Built by Tyne Iron Shipbuilding Co Ltd., Willington Quay for, Joseph Robinson and Company of North Shields the iron steamship Nymphaea measured 286.9′ x 37.0′ x 21.8′ and weighed 1969 gross tons., 1284 net tons. She was powered by a 180 net horse power 2 cylinder steam engine by North Eastern Marine Engineering Co Ltd., Sunderland. Launched in January 1882 she was operated by them as part of their Stag Line fleet predominantly serving ports on the eastern seaboard of the UK.
The Nymphaea set out from the Tyne at 10:00pm on the night of 13 July 1914 bound for Cuba in ballast under the command of Captain John Mouat, an experienced seaman who had served on the Nymphaea as mate then master for fourteen years. As they steamed out to sea a dense fog descended and the master decided to anchor till dawn hoping that the fog would clear for his journey north. Indeed, when they finally set off at 5:45am the following morning, the visibility had improved significantly so Captain Mouat ordered the anchors raised and his ship got underway. The course was set for Buchan Ness and the crew settled down to an easy voyage along the Scottish east coast in almost flat calm conditions. As they passed Bell Rock the fog came down again but, at 9:47pm, a light was spotted off their port bow which the captain and chief officer took to be the lighthouse at Girdleness. As the fog continued to thicken and no further lights had been seen Captain Mouat ordered cautionary depth soundings which were taken three times during the next ninety minutes. On the first two readings the lead failed to find the bottom as expected but the final reading, at sixteen fathoms, was much shallower than he had expected so he ordered he helm hard to port to take them east away from the land. No sooner had this been done than the Nymphaea crashed aground at 11:47pm.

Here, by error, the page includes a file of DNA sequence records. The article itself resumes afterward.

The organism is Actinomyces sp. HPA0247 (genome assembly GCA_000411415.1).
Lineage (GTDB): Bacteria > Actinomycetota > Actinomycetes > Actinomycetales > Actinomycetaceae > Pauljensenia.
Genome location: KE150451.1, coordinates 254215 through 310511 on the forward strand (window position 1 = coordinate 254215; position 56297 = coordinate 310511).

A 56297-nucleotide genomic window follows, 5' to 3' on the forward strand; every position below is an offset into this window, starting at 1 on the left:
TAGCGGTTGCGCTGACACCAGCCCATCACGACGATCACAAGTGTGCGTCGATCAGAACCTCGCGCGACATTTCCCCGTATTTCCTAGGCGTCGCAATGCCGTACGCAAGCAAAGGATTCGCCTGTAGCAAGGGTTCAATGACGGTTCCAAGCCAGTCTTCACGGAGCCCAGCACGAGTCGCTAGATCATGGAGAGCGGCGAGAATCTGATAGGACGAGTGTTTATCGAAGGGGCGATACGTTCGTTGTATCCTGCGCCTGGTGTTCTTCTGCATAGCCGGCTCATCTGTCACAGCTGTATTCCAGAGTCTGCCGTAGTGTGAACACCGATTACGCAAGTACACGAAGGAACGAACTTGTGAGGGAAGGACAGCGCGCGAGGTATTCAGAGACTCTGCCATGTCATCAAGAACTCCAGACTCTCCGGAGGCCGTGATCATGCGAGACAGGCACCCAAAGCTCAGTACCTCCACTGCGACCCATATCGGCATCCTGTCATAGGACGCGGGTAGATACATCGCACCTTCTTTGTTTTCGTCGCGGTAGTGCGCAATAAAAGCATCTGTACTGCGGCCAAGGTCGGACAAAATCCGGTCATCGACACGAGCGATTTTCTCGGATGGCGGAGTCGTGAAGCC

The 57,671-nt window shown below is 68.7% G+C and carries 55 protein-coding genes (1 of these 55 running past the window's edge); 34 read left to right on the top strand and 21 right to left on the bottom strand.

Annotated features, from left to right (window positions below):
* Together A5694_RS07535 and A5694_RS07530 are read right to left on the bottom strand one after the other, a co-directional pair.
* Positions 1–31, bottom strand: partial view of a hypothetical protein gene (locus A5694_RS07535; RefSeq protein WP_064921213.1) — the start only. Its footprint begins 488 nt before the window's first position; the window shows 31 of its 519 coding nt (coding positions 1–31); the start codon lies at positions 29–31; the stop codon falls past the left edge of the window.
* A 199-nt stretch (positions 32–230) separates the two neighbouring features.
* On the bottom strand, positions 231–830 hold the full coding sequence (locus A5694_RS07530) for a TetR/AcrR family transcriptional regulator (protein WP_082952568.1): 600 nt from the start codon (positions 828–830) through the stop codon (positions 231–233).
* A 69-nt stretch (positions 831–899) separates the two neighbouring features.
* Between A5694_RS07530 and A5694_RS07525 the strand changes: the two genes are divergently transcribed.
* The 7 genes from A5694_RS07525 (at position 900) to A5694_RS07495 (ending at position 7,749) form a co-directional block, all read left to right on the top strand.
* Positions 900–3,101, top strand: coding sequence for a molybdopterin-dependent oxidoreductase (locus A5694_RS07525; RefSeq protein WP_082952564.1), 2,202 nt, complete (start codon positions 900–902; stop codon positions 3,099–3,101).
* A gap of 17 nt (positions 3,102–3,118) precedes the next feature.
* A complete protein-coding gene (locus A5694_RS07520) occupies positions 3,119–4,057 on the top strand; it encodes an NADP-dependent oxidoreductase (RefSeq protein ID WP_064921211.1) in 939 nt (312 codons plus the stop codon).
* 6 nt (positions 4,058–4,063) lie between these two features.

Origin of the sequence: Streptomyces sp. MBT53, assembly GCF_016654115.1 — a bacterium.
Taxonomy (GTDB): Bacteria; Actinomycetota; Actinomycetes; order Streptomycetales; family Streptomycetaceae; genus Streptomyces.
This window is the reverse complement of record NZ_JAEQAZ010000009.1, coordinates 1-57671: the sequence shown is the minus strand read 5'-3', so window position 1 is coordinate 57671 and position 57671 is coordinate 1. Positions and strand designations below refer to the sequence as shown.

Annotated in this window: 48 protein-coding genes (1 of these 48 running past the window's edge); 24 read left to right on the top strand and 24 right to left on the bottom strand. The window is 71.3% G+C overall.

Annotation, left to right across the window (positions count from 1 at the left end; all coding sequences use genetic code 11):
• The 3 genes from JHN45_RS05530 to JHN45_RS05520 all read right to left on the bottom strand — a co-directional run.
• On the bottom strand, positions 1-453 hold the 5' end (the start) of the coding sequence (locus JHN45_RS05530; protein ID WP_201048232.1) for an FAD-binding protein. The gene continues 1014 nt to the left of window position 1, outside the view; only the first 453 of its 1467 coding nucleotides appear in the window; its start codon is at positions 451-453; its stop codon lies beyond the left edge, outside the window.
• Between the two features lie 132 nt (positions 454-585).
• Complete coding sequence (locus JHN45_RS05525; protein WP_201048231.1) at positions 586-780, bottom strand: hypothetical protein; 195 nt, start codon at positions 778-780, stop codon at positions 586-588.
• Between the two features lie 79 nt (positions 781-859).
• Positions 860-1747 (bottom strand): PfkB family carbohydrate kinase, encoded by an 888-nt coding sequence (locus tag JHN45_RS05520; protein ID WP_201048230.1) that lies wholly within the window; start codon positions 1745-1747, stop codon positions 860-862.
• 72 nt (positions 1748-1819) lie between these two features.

She had stranded at Studie Head south of Whinnyfold in a position which was twelve miles west of the captain’s intended position. The crew were quickly and safely evacuated as the ship was bumping on the rocks but she was doomed. Jammed between some outlying rocks and the rocky coastline with a list to port she was in a position that made successful salvage extremely difficult. She became a total wreck.
During the captain’s evidence at the subsequent enquiry he stated that the compasses had last been adjusted in February 1911 but that the deviation records produced at the time had later been lost overboard and not replaced. It is possible therefore that the compasses did have a deviation that was not allowed for in the course north. Interestingly, at the enquiry, they referred to two other vessels ashore that same night further south so it is also possible that there was an unusual set of the tide in an easterly direction which pushed the Nymphaea and the two other ships towards the shore.
The wreckage of the Nymphaea was discovered under the wreck of the City of Osaka by Peterhead Sub-Aqua Club in 1994. The position for both wrecks is 57°22.576’N, 001°51.872’W where the seabed is littered with broken plates, girders and other debris making it almost impossible to discern which wreck is which particularly as the site is only twelve metres deep at the maximum and the almost continual swell makes visibility poor at most times.